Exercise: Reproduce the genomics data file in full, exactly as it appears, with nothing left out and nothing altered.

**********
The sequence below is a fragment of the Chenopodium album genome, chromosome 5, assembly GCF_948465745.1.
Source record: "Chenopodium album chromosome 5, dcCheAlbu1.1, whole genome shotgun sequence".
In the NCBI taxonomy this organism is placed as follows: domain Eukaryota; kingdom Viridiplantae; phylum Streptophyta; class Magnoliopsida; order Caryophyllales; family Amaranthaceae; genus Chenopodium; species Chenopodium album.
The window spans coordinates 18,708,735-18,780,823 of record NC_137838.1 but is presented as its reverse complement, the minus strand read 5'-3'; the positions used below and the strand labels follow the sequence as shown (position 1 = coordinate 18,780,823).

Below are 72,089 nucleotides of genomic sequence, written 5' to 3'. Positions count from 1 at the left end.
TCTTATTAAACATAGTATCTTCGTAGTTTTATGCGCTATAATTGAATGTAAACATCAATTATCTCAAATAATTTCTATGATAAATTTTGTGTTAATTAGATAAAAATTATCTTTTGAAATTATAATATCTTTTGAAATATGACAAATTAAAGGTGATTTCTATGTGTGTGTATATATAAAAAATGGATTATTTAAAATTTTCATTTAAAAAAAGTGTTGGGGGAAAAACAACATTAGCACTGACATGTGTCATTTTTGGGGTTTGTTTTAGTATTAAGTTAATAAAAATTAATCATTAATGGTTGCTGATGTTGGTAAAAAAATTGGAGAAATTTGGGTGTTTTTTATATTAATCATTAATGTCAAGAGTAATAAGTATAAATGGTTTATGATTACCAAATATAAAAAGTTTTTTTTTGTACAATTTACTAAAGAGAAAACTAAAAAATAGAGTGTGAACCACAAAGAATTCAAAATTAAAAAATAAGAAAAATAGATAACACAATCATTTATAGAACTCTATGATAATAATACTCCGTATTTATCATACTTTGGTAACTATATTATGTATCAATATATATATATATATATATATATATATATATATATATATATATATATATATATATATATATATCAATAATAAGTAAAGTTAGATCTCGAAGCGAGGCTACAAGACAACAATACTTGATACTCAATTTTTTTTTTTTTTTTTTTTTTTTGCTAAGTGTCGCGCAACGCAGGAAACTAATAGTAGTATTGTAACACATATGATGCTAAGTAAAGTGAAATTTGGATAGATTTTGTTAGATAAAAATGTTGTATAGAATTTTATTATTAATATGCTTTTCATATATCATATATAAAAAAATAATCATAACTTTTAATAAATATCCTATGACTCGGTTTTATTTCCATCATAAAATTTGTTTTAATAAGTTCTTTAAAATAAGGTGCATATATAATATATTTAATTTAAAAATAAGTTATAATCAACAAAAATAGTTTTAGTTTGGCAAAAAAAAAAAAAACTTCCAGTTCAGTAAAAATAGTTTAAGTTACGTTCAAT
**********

The sequence below is a fragment of the Chenopodium album genome, chromosome 5, assembly GCF_948465745.1.
Source record: "Chenopodium album chromosome 5, dcCheAlbu1.1, whole genome shotgun sequence".
In the NCBI taxonomy this organism is placed as follows: domain Eukaryota; kingdom Viridiplantae; phylum Streptophyta; class Magnoliopsida; order Caryophyllales; family Amaranthaceae; genus Chenopodium; species Chenopodium album.
The window spans coordinates 18,708,735-18,780,823 of record NC_137838.1 but is presented as its reverse complement, the minus strand read 5'-3'; the positions used below and the strand labels follow the sequence as shown (position 1 = coordinate 18,780,823).

Below are 72,089 nucleotides of genomic sequence, written 5' to 3'. Positions count from 1 at the left end.
TCTTATTAAACATAGTATCTTCGTAGTTTTATGCGCTATAATTGAATGTAAACATCAATTATCTCAAATAATTTCTATGATAAATTTTGTGTTAATTAGATAAAAATTATCTTTTGAAATTATAATATCTTTTGAAATATGACAAATTAAAGGTGATTTCTATGTGTGTGTATATATAAAAAATGGATTATTTAAAATTTTCATTTAAAAAAAGTGTTGGGGGAAAAACAACATTAGCACTGACATGTGTCATTTTTGGGGTTTGTTTTAGTATTAAGTTAATAAAAATTAATCATTAATGGTTGCTGATGTTGGTAAAAAAATTGGAGAAATTTGGGTGTTTTTTATATTAATCATTAATGTCAAGAGTAATAAGTATAAATGGTTTATGATTACCAAATATAAAAAGTTTTTTTTTGTACAATTTACTAAAGAGAAAACTAAAAAATAGAGTGTGAACCACAAAGAATTCAAAATTAAAAAATAAGAAAAATAGATAACACAATCATTTATAGAACTCTATGATAATAATACTCCGTATTTATCATACTTTGGTAACTATATTATGTATCAATATATATATATATATATATATATATATATATATATATATATATATATATATATATATATATATCAATAATAAGTAAAGTTAGATCTCGAAGCGAGGCTACAAGACAACAATACTTGATACTCAATTTTTTTTTTTTTTTTTTTTTTTTGCTAAGTGTCGCGCAACGCAGGAAACTAATAGTAGTATTGTAACACATATGATGCTAAGTAAAGTGAAATTTGGATAGATTTTGTTAGATAAAAATGTTGTATAGAATTTTATTATTAATATGCTTTTCATATATCATATATAAAAAAATAATCATAACTTTTAATAAATATCCTATGACTCGGTTTTATTTCCATCATAAAATTTGTTTTAATAAGTTCTTTAAAATAAGGTGCATATATAATATATTTAATTTAAAAATAAGTTATAATCAACAAAAATAGTTTTAGTTTGGCAAAAAAAAAAAAAACTTCCAGTTCAGTAAAAATAGTTTAAGTTACGTTCAAT